Douglas Paul Biklen (born September 8, 1945) is an American educator best known for promoting the controversial theory of "facilitated communication", an augmentative and alternative communication technique for people with communication impairments, particularly autism.
Biklen learned of the theory of facilitated communication (FC) in Melbourne, Australia and exported it to the US. According to this theory, some individuals whose communication is hindered by developmental coordination disorder can communicate with the aid of a facilitator, who supports the patient's hand while he or she types words on a keyboard. However, critics claim that what the client types is actually produced by the facilitator. In all controlled studies where clients and facilitators are given different information, the client types the name of the object seen by the facilitator, not the clients.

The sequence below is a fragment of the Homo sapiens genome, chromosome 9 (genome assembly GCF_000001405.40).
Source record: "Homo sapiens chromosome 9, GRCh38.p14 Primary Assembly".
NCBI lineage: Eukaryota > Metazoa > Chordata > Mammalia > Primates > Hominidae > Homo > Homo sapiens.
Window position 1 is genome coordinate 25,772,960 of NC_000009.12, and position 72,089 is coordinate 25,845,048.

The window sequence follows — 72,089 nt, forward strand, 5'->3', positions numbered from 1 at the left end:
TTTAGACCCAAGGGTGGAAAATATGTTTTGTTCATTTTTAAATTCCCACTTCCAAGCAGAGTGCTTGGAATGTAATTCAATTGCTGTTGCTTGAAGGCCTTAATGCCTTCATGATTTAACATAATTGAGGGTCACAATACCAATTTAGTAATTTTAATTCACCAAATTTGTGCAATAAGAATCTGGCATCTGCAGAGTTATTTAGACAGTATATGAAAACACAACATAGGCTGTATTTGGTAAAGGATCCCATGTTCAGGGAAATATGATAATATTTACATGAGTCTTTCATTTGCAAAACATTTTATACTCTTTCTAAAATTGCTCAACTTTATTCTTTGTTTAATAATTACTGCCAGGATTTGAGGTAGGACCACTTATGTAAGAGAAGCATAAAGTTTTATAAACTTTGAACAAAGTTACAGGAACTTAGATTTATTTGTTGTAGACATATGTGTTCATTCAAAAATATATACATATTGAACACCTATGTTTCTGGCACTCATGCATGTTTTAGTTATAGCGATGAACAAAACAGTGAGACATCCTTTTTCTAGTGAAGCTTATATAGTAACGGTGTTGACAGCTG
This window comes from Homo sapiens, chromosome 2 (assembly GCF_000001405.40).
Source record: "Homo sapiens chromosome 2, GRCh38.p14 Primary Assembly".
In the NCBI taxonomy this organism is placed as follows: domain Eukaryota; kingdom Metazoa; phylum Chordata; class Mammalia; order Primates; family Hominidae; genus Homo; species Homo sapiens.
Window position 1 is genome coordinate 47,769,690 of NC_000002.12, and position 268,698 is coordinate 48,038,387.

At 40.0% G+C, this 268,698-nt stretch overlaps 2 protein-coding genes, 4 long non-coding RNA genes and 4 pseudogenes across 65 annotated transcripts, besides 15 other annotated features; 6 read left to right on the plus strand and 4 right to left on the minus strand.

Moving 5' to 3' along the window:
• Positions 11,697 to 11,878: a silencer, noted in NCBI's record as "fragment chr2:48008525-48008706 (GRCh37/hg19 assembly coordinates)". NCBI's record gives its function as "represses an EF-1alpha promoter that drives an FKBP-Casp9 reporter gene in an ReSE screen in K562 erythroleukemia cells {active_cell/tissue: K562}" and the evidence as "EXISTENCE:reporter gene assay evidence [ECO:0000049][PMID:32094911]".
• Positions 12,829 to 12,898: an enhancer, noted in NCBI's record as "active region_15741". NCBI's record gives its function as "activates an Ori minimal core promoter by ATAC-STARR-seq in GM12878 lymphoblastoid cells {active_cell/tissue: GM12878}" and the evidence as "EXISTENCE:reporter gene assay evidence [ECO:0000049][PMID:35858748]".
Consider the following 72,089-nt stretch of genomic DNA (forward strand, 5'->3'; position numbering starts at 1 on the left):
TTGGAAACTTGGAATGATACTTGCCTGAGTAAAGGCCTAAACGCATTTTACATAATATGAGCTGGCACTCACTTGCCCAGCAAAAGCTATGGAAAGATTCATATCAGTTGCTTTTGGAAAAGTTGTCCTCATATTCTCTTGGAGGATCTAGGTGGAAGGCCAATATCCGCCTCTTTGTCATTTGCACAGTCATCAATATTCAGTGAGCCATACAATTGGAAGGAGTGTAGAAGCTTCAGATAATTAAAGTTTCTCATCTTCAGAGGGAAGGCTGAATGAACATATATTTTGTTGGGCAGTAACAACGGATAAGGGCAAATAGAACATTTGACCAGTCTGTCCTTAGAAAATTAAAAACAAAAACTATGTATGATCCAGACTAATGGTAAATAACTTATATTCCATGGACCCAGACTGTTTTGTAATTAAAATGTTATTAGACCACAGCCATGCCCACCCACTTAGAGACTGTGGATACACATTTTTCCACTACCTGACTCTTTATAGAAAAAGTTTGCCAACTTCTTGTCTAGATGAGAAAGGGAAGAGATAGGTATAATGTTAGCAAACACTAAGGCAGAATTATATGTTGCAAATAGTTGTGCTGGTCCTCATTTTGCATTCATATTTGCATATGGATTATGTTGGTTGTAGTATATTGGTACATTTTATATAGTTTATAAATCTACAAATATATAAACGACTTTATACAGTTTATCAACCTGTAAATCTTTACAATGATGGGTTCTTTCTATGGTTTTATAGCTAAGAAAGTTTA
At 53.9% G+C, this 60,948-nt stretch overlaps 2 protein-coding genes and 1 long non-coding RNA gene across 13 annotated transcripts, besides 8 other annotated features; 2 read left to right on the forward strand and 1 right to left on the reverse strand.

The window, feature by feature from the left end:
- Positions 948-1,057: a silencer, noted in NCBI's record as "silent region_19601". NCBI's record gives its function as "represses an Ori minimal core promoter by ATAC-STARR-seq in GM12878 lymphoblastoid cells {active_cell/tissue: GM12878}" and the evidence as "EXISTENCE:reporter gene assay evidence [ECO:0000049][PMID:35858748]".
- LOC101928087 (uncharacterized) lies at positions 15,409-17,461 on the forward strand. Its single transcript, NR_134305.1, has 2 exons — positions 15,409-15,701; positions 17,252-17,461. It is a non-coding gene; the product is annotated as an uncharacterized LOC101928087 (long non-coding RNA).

Biklen co-produced the 2004 film Autism Is a World, directed by Geraldine Wurzburg. It was nominated for an Academy Award for Documentary Short Subject. He also produced the film "My Classic Life as an Artist: A Portrait of Larry Bissonnette" at Syracuse University.
Biklen has worked at Syracuse University since 1969 and founded the university's Facilitated Communication Institute in 1992. In August 2005, Biklen was promoted to dean of the School of Education. The appointment was criticised by the Commission for Scientific Medicine and Mental Health  and by some members of the special education research community .
- Syracuse University page
- Facilitated Communication Institute, Syracuse University
- Transcript of Frontline episode "Prisoners of Silence", October 19, 1993
- Response to Frontline show by FC proponents